Government, landowners meet on invasive alien clearing
The threat of invasive alien plants on the Agulhas Plain was central at a two-day workshop held between government, landowners and non-governmental organisations in April. The Agulhas Biodiversity Initiative (ABI), coordinated by Flower Valley Conservation Trust, and the South African National Biodiversity Institute (SANBI) hosted the workshop aimed at strengthening invasive alien management in the area. This was the first get-together of its kind in the region.
ABI, a landscape initiative working in the Overberg, is coordinating the ABI Alien Clearing Project. The project has cleared approximately 30,000 hectares per year on the Plain over the past two years. It also created employment for 250 beneficiaries in the past year.
The project, which enters its third year now, receives funding from the Department of Environmental Affairs, through its Land User Incentive Scheme. It is supported through co-funding commitments from landowners, land user groups such as conservancies and NGOs.
The workshop, known as the Management, Research and Planning (MaReP) meeting, brought stakeholders involved in the project together with invasive alien management experts. The group addressed the successes and challenges of the Land User Incentive Scheme in general, and assessed the project’s model, implementation and roll-out over the past two years.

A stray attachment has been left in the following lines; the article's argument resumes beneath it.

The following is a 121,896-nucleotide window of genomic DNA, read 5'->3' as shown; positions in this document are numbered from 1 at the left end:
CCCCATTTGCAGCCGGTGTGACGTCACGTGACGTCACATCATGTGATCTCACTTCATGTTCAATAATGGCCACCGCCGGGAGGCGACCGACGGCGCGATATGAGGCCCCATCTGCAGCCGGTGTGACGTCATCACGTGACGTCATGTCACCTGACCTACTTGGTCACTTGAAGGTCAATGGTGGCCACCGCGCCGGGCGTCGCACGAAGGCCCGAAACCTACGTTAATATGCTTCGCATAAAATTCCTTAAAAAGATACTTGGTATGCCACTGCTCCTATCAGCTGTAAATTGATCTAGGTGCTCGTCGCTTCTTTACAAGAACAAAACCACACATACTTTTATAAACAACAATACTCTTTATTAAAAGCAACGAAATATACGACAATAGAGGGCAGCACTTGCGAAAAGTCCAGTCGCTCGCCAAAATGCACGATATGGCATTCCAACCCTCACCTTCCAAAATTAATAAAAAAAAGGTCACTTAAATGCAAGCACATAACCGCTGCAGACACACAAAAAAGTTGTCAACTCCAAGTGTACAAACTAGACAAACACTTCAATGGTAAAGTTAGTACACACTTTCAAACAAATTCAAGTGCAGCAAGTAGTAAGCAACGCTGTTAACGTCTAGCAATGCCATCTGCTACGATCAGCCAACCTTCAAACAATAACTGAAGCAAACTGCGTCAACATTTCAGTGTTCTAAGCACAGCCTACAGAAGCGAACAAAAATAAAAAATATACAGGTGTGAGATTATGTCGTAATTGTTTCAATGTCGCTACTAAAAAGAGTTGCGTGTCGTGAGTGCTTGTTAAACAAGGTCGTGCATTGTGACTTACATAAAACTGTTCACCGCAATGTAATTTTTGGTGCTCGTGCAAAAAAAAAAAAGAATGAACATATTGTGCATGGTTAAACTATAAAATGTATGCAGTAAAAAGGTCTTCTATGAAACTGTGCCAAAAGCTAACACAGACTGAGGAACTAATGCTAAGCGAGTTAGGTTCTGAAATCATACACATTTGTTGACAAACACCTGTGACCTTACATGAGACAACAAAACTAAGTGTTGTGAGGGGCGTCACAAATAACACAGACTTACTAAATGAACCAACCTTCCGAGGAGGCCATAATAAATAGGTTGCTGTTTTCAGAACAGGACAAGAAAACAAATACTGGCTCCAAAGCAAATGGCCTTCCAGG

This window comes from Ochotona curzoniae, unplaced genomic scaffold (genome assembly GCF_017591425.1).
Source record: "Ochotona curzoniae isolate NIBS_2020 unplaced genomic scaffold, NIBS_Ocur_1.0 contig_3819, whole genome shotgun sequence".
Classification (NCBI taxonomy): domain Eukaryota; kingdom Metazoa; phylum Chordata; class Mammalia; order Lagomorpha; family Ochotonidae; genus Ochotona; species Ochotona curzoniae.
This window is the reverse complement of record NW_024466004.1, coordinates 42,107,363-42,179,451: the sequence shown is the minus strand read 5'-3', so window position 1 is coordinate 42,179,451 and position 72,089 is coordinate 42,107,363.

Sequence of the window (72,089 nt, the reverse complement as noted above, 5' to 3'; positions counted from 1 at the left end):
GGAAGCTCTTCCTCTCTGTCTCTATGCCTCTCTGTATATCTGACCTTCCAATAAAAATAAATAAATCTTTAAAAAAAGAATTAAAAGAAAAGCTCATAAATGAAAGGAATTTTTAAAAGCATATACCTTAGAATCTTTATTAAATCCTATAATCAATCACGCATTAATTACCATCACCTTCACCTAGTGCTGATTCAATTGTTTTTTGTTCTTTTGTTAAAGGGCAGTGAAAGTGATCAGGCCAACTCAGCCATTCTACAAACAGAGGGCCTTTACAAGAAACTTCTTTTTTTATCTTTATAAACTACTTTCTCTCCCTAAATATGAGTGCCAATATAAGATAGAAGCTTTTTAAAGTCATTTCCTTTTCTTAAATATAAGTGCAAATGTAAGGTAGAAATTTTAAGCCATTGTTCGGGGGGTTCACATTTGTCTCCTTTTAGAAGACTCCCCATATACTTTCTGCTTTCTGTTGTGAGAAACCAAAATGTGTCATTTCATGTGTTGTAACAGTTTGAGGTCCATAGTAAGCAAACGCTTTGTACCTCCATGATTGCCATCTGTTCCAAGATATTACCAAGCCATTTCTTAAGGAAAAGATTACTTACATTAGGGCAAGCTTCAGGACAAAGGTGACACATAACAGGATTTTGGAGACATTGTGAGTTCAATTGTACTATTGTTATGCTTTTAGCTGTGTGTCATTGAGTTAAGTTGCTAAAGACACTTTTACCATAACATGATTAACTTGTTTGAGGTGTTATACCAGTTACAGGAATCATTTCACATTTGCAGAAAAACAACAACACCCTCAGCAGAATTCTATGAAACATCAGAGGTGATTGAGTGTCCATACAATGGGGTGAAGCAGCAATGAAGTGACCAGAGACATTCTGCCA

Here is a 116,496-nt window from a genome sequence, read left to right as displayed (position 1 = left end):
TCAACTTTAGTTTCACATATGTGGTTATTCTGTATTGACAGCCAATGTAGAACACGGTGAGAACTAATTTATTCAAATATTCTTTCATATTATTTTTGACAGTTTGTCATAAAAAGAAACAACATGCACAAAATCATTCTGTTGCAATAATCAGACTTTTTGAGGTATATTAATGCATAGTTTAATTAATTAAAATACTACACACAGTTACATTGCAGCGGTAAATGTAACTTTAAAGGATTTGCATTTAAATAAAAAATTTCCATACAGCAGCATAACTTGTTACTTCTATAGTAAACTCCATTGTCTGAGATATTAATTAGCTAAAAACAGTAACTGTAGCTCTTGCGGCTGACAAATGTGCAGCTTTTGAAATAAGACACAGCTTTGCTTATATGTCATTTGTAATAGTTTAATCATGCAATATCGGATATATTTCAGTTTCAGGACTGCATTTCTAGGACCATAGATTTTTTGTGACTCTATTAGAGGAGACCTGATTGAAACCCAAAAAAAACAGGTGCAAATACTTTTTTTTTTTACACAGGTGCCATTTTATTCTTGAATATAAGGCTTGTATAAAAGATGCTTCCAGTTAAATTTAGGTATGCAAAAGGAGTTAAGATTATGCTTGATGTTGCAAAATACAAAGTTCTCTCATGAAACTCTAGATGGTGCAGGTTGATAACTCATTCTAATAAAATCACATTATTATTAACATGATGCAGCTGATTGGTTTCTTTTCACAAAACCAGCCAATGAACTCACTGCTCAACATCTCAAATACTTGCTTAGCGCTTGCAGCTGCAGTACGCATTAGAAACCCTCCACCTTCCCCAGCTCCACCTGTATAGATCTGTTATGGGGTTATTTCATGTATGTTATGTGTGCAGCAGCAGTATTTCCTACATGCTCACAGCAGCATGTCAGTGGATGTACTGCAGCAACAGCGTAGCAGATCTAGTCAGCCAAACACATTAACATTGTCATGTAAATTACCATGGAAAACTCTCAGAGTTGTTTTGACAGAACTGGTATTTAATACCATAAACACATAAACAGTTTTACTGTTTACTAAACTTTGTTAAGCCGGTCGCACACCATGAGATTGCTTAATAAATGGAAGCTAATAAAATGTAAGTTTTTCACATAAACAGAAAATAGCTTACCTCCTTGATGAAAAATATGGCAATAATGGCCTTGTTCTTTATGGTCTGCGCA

According to Professor Brian van Wilgen, of the Centre for Invasion Biology at Stellenbosch University, on a national scale, the problem of invasive alien plants is growing, despite clearing efforts. He said government had responded by introducing new Alien and Invasive Species Regulations, promulgated under the National Environmental Management: Biodiverstiy Act (NEMBA). The new regulations came into effect in October last year. The regulations make private landowners responsible to control invasive alien plant infestations, with state assistance available where appropriate.
One example of government assistance is the Land User Incentive Scheme. According to Thumeka Mdlazi, of the Natural Resource Management Programme in DEA, “The Land User Incentive Scheme presents a good platform for new approaches. Organisations are able to get going quicker and achieve results sooner. The scheme also breaks the ice and tension between government and landowners.”
The MaReP workshops sought to give landowners and land users access to specialist advice on invasive alien management, while also showcasing the on-the-ground challenges experienced by landowners and contractors to the various stakeholders. It also sought to strengthen the ties between the stakeholders.